Healthcare is in the policy spotlight in Southeast Asia, and indeed, in Asia generally. Demand for healthcare in the region is rising rapidly. Increasing populations and increasing affluence are but two of the reasons. People in Southeast Asia are demanding better provision and better quality. The World Health Organization states that health expenditure per capita in ASEAN is around 4 percent of GDP; that’s pretty low. The OECD average, in comparison, is around 12 percent.
In terms of public healthcare, spending is generally low in ASEAN, apart from in Thailand and Brunei. The public healthcare environment is therefore developing and being increasingly sidestepped by a rapidly growing private. Indonesia is the latest country to put universal healthcare at center stage; where currently 125 million plus are lacking state health coverage, or state or private health insurance. Indonesia health care sector remains undeveloped compared to neighbouring countries. Health expenditure was only 2.9% of the country gross domestic product (GDP) in 2014, lagging behind Singapore, Malaysia and Thailand. The government is set to introduce basic universal health coverage from 1st January 2014, to provide 140 million Indonesians with health coverage: it aims to have truly universal coverage by 2019.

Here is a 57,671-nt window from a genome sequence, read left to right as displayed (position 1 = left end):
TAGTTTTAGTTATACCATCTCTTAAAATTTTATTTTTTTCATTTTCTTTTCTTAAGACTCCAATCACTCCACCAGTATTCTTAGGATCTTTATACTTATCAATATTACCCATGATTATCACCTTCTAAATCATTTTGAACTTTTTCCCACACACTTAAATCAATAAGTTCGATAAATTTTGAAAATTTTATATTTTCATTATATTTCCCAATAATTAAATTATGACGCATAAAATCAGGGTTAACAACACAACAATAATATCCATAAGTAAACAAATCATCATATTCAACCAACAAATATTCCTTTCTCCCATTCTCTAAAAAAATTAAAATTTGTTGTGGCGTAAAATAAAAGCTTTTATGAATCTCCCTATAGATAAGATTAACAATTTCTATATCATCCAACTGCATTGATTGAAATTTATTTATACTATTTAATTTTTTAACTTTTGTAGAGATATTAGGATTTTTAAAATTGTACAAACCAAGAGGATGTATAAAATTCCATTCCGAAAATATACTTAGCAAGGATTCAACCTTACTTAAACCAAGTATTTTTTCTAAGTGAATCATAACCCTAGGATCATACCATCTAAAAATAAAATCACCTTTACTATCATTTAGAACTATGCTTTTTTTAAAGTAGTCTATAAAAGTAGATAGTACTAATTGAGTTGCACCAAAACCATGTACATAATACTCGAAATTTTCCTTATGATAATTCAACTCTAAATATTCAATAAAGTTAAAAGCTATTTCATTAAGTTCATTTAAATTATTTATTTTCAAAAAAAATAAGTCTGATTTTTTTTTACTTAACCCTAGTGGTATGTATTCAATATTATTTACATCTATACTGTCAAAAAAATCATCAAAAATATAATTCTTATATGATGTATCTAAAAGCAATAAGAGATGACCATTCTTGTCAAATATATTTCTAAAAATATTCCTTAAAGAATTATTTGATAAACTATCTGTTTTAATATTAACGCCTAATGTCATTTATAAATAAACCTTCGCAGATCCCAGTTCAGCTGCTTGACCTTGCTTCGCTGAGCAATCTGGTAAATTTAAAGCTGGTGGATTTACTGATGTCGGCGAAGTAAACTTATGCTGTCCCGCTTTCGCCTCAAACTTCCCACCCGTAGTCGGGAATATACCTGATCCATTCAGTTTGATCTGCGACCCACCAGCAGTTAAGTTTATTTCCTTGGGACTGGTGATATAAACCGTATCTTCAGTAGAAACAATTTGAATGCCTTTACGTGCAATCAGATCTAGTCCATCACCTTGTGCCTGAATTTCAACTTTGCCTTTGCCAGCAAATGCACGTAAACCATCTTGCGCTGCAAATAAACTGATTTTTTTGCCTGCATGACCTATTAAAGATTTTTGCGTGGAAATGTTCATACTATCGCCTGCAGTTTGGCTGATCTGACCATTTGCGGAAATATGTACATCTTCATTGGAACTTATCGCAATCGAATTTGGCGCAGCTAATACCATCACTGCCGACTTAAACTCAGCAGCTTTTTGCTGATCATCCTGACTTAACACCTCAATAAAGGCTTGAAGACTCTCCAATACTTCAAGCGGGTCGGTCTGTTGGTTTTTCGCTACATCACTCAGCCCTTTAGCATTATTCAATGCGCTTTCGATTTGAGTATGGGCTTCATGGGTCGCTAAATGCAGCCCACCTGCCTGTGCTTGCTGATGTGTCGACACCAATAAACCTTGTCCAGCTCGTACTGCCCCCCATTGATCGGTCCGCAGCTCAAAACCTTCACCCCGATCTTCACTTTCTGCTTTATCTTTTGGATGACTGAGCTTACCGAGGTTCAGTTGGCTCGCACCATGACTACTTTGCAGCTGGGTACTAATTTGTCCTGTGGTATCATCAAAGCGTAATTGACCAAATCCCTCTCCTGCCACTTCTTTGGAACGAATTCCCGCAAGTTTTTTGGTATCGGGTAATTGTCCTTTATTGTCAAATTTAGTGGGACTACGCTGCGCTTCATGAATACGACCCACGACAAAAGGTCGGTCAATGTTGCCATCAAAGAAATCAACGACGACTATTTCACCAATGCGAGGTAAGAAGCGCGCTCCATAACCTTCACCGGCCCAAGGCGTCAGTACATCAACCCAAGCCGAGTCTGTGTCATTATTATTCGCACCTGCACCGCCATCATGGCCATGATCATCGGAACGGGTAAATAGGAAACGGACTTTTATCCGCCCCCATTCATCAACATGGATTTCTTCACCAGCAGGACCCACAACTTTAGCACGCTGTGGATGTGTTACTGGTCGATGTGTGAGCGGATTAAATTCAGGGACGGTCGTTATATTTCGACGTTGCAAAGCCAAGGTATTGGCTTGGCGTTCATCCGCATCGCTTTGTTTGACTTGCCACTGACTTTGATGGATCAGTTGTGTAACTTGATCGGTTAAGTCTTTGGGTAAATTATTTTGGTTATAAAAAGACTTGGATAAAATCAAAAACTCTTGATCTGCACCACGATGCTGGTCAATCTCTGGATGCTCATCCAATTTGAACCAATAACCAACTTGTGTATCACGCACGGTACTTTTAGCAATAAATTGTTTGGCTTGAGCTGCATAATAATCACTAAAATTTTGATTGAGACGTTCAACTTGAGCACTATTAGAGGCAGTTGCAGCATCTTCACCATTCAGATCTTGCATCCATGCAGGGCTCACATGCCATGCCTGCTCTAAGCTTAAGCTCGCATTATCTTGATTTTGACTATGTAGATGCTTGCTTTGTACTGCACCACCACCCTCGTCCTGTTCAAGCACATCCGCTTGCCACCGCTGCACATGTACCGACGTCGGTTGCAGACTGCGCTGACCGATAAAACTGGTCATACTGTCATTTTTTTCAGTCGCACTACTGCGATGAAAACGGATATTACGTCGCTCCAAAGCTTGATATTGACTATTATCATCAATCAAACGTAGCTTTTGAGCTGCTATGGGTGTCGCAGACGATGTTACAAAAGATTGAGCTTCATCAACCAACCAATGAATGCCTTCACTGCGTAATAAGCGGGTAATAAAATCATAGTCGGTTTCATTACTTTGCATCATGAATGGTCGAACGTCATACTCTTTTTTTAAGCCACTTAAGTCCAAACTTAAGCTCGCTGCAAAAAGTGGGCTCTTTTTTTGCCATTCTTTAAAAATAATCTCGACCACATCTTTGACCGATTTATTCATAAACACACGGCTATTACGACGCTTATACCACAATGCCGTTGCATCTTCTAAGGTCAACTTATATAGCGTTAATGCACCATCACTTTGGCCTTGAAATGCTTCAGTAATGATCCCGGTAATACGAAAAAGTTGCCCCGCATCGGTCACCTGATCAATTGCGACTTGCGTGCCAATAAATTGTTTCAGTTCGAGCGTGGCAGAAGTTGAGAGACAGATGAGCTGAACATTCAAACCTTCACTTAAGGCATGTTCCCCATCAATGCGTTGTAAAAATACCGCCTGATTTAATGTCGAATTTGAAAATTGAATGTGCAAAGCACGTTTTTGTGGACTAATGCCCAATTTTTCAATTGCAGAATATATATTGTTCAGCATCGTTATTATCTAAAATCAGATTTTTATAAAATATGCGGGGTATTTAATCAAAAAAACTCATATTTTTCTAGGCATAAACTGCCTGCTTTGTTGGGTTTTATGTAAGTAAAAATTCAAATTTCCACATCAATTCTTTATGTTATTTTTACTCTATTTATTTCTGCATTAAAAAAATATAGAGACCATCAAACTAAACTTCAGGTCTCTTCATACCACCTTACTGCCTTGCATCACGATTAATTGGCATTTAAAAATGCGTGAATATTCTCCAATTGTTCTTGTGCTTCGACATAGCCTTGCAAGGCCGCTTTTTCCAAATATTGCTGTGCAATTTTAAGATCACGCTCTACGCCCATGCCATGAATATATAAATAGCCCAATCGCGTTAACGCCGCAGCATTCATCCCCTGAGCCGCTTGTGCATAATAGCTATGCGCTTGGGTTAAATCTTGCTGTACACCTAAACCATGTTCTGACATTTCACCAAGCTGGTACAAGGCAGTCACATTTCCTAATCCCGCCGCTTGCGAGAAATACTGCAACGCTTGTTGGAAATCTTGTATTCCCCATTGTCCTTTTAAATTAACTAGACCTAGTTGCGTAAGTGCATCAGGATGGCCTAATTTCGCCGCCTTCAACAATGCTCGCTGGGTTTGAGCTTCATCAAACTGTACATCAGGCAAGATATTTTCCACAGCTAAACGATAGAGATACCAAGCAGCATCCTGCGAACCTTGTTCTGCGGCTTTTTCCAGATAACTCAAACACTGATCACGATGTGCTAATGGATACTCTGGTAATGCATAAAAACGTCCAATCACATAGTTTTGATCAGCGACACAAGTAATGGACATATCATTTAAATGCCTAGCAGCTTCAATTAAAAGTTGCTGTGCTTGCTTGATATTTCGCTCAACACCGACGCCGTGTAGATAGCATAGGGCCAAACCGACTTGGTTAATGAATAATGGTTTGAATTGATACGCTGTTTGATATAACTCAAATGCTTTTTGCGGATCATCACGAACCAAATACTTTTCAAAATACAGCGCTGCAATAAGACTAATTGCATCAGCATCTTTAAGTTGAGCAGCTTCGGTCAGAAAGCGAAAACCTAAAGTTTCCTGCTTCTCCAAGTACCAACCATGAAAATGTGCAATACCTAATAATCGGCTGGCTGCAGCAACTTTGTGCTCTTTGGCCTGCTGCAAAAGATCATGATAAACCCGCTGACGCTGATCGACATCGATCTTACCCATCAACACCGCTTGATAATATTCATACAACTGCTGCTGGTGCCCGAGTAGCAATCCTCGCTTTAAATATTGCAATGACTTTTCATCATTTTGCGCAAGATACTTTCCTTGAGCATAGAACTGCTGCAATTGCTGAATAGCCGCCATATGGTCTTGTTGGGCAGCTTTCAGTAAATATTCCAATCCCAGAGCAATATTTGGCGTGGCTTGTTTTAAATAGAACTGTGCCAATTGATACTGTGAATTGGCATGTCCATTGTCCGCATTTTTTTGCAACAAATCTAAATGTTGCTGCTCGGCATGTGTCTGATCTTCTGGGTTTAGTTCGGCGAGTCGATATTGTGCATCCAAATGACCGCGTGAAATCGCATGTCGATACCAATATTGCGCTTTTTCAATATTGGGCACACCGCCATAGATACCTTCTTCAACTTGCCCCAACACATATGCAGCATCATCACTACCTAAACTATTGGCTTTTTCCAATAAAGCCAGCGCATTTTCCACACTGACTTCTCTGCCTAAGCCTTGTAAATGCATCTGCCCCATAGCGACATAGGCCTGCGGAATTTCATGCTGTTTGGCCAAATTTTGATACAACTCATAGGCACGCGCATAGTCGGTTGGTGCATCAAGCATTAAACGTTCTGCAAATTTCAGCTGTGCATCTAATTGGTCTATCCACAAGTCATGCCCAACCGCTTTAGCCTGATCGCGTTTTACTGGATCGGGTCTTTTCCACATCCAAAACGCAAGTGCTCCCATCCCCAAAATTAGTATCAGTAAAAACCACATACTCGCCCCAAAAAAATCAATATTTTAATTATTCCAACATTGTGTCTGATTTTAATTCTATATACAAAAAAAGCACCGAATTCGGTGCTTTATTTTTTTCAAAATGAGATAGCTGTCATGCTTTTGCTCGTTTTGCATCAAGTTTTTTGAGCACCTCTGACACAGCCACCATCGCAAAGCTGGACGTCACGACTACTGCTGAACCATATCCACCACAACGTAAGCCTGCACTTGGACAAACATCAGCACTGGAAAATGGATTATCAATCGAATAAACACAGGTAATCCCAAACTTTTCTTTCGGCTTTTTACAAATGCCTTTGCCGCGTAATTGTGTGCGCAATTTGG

Asia-Pacific per capita healthcare expenditure is assessed to increase by 4.8 percent across the region by 2018 and Indonesia is expected to scale per capita expenditure from $109 to $237 in 2018, representing a year on year growth of close to 14 percent.
Within the region, Indonesia and Philippines have the highest shortage of beds and are targets for hospital operator expansions. About 4.2 Million new beds will be needed over next decade to meet the healthcare demand in APAC; more than 40% of that is expected to come from private sector. Indonesia private hospitals will continue to expand, estimated that more than 35,000 new beds could be added in Indonesia by 2020 to capture the substantial base of affluent medical tourists that travel to Singapore, Malaysia, Thailand for treatment.